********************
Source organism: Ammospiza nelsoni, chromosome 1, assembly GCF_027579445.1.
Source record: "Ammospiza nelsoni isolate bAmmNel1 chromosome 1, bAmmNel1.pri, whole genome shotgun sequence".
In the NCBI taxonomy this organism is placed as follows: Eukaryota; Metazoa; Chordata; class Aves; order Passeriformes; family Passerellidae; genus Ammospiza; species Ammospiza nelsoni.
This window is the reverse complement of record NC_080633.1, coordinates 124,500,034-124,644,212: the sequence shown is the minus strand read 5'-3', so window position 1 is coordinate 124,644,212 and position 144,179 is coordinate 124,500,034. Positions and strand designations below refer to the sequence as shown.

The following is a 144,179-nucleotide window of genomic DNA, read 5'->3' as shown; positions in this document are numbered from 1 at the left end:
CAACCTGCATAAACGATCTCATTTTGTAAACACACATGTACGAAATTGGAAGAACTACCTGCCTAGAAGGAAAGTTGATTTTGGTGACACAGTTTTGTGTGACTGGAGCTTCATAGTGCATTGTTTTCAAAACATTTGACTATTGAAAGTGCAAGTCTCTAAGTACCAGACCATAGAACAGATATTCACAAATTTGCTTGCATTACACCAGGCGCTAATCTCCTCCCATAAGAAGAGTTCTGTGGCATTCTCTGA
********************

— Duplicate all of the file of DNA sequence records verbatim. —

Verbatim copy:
Source organism: Ammospiza nelsoni, chromosome 1, assembly GCF_027579445.1.
Source record: "Ammospiza nelsoni isolate bAmmNel1 chromosome 1, bAmmNel1.pri, whole genome shotgun sequence".
In the NCBI taxonomy this organism is placed as follows: Eukaryota; Metazoa; Chordata; class Aves; order Passeriformes; family Passerellidae; genus Ammospiza; species Ammospiza nelsoni.
This window is the reverse complement of record NC_080633.1, coordinates 124,500,034-124,644,212: the sequence shown is the minus strand read 5'-3', so window position 1 is coordinate 124,644,212 and position 144,179 is coordinate 124,500,034. Positions and strand designations below refer to the sequence as shown.

The following is a 144,179-nucleotide window of genomic DNA, read 5'->3' as shown; positions in this document are numbered from 1 at the left end:
CAACCTGCATAAACGATCTCATTTTGTAAACACACATGTACGAAATTGGAAGAACTACCTGCCTAGAAGGAAAGTTGATTTTGGTGACACAGTTTTGTGTGACTGGAGCTTCATAGTGCATTGTTTTCAAAACATTTGACTATTGAAAGTGCAAGTCTCTAAGTACCAGACCATAGAACAGATATTCACAAATTTGCTTGCATTACACCAGGCGCTAATCTCCTCCCATAAGAAGAGTTCTGTGGCATTCTCTGA